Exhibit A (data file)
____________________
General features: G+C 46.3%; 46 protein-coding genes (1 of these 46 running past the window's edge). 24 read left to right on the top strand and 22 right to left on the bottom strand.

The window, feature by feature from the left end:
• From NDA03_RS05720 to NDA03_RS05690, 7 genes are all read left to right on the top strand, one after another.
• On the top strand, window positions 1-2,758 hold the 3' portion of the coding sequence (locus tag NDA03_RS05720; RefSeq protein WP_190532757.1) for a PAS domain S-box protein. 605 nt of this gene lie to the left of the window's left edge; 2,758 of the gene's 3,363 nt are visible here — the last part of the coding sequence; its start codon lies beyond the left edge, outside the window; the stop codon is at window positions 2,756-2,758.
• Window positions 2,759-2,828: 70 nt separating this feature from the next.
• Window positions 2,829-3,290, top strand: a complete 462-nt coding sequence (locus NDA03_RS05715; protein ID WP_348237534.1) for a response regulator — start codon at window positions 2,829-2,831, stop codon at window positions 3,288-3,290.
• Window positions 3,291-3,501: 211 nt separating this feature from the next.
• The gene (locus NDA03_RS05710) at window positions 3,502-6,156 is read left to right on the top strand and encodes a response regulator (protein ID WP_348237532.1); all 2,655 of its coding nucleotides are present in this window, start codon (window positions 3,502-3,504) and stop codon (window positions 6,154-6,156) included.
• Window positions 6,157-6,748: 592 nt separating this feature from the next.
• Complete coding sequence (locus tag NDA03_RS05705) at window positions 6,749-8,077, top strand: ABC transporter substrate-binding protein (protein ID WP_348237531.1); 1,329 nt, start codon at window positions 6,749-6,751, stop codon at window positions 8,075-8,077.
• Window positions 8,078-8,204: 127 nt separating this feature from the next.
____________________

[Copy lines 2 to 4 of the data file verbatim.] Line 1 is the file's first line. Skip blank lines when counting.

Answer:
The window, feature by feature from the left end:
• From NDA03_RS05720 to NDA03_RS05690, 7 genes are all read left to right on the top strand, one after another.
• On the top strand, window positions 1-2,758 hold the 3' portion of the coding sequence (locus tag NDA03_RS05720; RefSeq protein WP_190532757.1) for a PAS domain S-box protein. 605 nt of this gene lie to the left of the window's left edge; 2,758 of the gene's 3,363 nt are visible here — the last part of the coding sequence; its start codon lies beyond the left edge, outside the window; the stop codon is at window positions 2,756-2,758.